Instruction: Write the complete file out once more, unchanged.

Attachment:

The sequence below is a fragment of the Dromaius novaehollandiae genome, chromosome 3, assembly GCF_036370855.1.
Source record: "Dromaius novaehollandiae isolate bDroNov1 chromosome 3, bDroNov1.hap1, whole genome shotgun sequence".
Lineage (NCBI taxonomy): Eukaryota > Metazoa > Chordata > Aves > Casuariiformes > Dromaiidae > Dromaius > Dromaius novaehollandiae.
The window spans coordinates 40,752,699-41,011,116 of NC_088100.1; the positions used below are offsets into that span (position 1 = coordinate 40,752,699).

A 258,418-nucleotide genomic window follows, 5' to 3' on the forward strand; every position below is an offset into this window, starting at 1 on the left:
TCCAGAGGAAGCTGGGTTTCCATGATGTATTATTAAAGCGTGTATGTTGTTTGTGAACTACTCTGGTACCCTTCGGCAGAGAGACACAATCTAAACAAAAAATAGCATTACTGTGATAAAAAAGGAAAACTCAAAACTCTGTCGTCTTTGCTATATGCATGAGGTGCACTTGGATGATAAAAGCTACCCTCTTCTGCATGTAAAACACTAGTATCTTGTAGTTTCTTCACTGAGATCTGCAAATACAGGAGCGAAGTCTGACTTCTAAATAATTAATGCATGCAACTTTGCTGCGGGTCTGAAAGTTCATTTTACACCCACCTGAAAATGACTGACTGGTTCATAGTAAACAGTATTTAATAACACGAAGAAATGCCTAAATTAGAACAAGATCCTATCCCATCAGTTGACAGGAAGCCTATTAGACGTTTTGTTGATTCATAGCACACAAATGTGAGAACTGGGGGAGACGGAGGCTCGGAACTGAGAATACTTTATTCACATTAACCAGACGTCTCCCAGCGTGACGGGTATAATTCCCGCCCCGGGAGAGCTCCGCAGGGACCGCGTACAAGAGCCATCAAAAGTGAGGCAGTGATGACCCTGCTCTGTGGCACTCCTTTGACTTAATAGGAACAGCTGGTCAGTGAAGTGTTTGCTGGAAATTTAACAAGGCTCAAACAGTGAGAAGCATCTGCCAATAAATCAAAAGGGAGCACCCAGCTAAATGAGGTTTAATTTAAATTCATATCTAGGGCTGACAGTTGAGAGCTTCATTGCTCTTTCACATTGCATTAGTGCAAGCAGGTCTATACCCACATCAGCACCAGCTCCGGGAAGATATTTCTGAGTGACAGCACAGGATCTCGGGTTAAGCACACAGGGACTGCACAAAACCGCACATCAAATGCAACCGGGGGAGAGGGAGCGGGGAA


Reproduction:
The sequence below is a fragment of the Dromaius novaehollandiae genome, chromosome 3, assembly GCF_036370855.1.
Source record: "Dromaius novaehollandiae isolate bDroNov1 chromosome 3, bDroNov1.hap1, whole genome shotgun sequence".
Lineage (NCBI taxonomy): Eukaryota > Metazoa > Chordata > Aves > Casuariiformes > Dromaiidae > Dromaius > Dromaius novaehollandiae.
The window spans coordinates 40,752,699-41,011,116 of NC_088100.1; the positions used below are offsets into that span (position 1 = coordinate 40,752,699).

A 258,418-nucleotide genomic window follows, 5' to 3' on the forward strand; every position below is an offset into this window, starting at 1 on the left:
TCCAGAGGAAGCTGGGTTTCCATGATGTATTATTAAAGCGTGTATGTTGTTTGTGAACTACTCTGGTACCCTTCGGCAGAGAGACACAATCTAAACAAAAAATAGCATTACTGTGATAAAAAAGGAAAACTCAAAACTCTGTCGTCTTTGCTATATGCATGAGGTGCACTTGGATGATAAAAGCTACCCTCTTCTGCATGTAAAACACTAGTATCTTGTAGTTTCTTCACTGAGATCTGCAAATACAGGAGCGAAGTCTGACTTCTAAATAATTAATGCATGCAACTTTGCTGCGGGTCTGAAAGTTCATTTTACACCCACCTGAAAATGACTGACTGGTTCATAGTAAACAGTATTTAATAACACGAAGAAATGCCTAAATTAGAACAAGATCCTATCCCATCAGTTGACAGGAAGCCTATTAGACGTTTTGTTGATTCATAGCACACAAATGTGAGAACTGGGGGAGACGGAGGCTCGGAACTGAGAATACTTTATTCACATTAACCAGACGTCTCCCAGCGTGACGGGTATAATTCCCGCCCCGGGAGAGCTCCGCAGGGACCGCGTACAAGAGCCATCAAAAGTGAGGCAGTGATGACCCTGCTCTGTGGCACTCCTTTGACTTAATAGGAACAGCTGGTCAGTGAAGTGTTTGCTGGAAATTTAACAAGGCTCAAACAGTGAGAAGCATCTGCCAATAAATCAAAAGGGAGCACCCAGCTAAATGAGGTTTAATTTAAATTCATATCTAGGGCTGACAGTTGAGAGCTTCATTGCTCTTTCACATTGCATTAGTGCAAGCAGGTCTATACCCACATCAGCACCAGCTCCGGGAAGATATTTCTGAGTGACAGCACAGGATCTCGGGTTAAGCACACAGGGACTGCACAAAACCGCACATCAAATGCAACCGGGGGAGAGGGAGCGGGGAA